Qualifying for the Pro Ladder is an important milestone for a competitive Gwent player. This article lays out the essential steps between "new to competitive Gwent" and "ready for first Pro Ladder season."

While the rules for qualifying are simple — reach the top rank of 21 in Ranked Play and you'll join the Pro Ladder at the start of the next Pro Ladder season — the best way to achieve that goal is less obvious. Here are the five key stages.

 

Stage 1: Welcome to Ranked Play

As soon as you hit Level 10 on your account, once you've finished the introductory challenges or soon after, start playing on the Ranked Ladder. Like other online card games such as Hearthstone, Gwent provides Ranked Play rewards that simply aren't available in casual matches. Unlike most other card games, Gwent gives out rewards twice, as you achieve new ranks and at season's end, and those rewards start as early as your first rank-up.

It's a struggle early on to build decks like the ones your favorite streamer plays, especially if you don't spend money on card kegs. Every keg, every batch of scraps is precious. The Ranked Play Matchmaking Rating (MMR) system is incredibly forgiving at lower ranks — it takes a while before you start to lose any rating points for a defeat, and for a long time after that, the losses are trivial relative to the gains for victories. Further, the Ranked Play rewards reset at the start of each month-long season!

Just jump in. You'll lose a lot, but you'll learn a lot, and the rewards along the way will be crucial for reaching the next stage.

 

Stage 2: The First Fully Powered Deck

As you go through the introductory challenges and learn more about Gwent, you'll find certain factions, leaders, and decks make more sense to you than others. This is normal, and also a good indicator of what deck you should craft first. Like every other player, you bring a unique set of skills and experiences to Gwent, all of which can influence your initial understanding of a deck and the rate at which you master its details.

Create a list of your potential strengths, such as "experienced with other card games" or "fast at mental calculations." Even "knows a lot about The Witcher franchise" counts early on, as it can help with remembering what cards do; if you know the Trial of the Grasses from a book you read or a game you played, the Gwent card Trial of the Grasses makes sense, even though it's wordy.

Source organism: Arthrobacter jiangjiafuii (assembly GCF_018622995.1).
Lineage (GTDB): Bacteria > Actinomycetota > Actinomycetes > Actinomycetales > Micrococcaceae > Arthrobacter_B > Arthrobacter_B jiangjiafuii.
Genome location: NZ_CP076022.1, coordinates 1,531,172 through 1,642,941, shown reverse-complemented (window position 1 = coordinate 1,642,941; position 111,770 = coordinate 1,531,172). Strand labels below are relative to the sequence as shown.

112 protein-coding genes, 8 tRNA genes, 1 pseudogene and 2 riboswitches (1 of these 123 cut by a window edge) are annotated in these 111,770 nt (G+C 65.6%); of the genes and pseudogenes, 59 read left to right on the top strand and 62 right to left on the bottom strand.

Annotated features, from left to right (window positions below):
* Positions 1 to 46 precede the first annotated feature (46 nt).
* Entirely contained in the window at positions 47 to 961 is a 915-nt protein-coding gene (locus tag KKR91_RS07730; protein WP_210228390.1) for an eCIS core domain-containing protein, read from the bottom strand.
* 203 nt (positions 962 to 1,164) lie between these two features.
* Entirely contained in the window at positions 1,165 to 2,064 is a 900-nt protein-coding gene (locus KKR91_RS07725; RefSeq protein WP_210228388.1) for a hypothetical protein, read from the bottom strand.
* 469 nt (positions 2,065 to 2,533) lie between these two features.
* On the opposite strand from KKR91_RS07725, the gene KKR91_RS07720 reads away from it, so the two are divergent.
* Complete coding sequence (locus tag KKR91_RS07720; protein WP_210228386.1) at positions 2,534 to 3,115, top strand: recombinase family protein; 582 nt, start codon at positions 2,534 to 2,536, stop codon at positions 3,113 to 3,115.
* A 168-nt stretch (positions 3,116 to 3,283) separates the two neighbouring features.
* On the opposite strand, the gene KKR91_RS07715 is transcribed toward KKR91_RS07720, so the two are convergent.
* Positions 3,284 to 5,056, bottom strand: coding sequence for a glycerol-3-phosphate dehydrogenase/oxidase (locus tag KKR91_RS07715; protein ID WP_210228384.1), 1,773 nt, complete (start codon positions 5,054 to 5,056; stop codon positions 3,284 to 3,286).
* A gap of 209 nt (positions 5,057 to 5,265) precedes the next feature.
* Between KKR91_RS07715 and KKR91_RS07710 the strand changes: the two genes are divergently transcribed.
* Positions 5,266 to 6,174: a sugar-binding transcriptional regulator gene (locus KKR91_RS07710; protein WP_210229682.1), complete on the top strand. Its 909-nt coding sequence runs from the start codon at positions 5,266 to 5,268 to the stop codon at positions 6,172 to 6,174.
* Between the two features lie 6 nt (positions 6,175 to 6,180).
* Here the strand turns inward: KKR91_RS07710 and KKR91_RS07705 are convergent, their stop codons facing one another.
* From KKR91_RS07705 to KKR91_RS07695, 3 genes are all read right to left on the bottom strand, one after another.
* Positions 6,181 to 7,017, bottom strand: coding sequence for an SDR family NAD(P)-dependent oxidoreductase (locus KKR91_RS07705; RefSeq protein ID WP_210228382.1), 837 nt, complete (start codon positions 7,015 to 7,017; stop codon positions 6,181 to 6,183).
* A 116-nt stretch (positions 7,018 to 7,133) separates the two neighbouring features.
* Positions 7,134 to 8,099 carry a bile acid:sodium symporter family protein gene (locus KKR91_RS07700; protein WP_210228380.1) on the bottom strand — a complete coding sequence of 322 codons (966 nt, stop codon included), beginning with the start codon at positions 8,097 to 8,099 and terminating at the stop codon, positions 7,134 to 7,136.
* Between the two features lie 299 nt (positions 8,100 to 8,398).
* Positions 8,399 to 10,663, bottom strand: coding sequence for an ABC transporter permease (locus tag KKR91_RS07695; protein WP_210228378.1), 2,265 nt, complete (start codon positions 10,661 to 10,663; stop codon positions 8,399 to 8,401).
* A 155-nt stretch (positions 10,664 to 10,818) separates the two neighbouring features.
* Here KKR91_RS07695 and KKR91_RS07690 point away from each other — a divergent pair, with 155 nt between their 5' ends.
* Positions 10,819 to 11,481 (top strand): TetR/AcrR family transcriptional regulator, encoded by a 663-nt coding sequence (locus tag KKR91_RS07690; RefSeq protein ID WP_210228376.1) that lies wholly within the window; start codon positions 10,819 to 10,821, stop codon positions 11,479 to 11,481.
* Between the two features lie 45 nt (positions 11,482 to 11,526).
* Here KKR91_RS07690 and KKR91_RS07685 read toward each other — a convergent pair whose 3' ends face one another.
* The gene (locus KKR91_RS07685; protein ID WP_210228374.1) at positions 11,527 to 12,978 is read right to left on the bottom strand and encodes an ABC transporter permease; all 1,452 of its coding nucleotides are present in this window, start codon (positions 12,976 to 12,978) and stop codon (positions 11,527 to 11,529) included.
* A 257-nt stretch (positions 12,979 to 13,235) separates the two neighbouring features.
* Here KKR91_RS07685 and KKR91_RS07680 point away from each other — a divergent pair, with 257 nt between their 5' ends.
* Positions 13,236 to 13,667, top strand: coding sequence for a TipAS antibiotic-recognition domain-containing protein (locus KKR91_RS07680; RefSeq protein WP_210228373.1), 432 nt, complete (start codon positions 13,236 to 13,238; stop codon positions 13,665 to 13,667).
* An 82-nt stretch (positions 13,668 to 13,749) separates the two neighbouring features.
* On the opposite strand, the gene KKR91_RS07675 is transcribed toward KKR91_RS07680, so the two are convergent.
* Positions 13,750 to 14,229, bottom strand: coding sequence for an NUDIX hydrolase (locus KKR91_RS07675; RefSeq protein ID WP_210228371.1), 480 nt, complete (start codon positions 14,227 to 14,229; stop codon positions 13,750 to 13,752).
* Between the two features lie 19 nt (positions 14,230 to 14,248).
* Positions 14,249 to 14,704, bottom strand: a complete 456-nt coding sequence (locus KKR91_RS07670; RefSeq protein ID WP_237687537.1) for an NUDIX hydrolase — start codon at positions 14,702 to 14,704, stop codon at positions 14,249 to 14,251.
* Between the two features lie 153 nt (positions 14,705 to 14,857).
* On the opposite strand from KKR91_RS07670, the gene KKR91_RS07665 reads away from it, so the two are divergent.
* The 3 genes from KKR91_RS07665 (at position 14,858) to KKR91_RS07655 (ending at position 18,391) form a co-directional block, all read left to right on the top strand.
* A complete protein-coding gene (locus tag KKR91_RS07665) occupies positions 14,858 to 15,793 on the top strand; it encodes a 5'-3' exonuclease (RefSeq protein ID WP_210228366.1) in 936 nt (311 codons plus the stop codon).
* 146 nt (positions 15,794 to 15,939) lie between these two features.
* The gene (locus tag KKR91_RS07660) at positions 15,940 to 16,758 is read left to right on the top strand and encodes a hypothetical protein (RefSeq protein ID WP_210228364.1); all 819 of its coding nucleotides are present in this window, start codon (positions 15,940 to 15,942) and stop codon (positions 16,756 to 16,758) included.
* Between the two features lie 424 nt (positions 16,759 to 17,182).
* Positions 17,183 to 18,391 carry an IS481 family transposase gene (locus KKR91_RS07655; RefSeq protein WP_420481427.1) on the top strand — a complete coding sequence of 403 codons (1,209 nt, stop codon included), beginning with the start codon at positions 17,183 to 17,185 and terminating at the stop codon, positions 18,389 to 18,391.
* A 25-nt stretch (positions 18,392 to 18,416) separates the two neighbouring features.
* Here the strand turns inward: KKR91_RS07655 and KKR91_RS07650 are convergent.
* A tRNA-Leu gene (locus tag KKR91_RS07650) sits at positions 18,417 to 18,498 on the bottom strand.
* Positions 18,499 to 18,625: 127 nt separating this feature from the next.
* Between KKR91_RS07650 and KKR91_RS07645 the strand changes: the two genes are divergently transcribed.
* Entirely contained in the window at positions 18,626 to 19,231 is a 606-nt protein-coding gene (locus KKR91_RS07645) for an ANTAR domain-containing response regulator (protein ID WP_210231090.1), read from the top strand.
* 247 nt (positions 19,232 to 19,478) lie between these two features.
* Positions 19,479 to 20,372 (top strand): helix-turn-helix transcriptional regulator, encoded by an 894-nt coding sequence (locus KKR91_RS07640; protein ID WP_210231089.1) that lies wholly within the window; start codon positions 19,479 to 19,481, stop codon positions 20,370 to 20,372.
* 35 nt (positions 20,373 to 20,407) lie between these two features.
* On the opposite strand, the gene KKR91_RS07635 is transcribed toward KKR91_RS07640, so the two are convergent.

Use your list of potential strengths and your research on top Gwent decks to choose your first fully powered deck. Focus on established decks from top players; eventually you'll start modifying decks and even building your own new archetypes as cards are released or changed, but in Stage 2, you don't have the knowledge to do either effectively, so stick with what's been proven to work already.

After several dozen games, you should be comfortable with your first fully powered deck, able to hold your own with players in the middle ranks. Maybe it feels amazing and you're zooming up toward the higher ranks. If so, that's great! Either way, it's time to pause and think.

 

Stage 3: Building a Broad Base

Gamers have a keen sense for how to gain an advantage. In the context of Ranked Play, likely you've already figured out that, because there's only one MMR used for Ranked Play, the best way to reach the Pro Ladder is to specialize in one deck. This is true, but it's also a trap that can stunt your overall development as a Gwent player.

Going all-in on one deck doesn't set you up for Pro Ladder success. The Pro Ladder rewards skill with a variety of factions, and if you overspecialize during Ranked Play, you'll waste a whole Pro Ladder season trying to learn new factions when you could've learned them while gaining ranks. Further, by playing only one side of a single deck's various matchups, you'll miss out on key insights that could be the difference between reaching the Pro Ladder and falling short.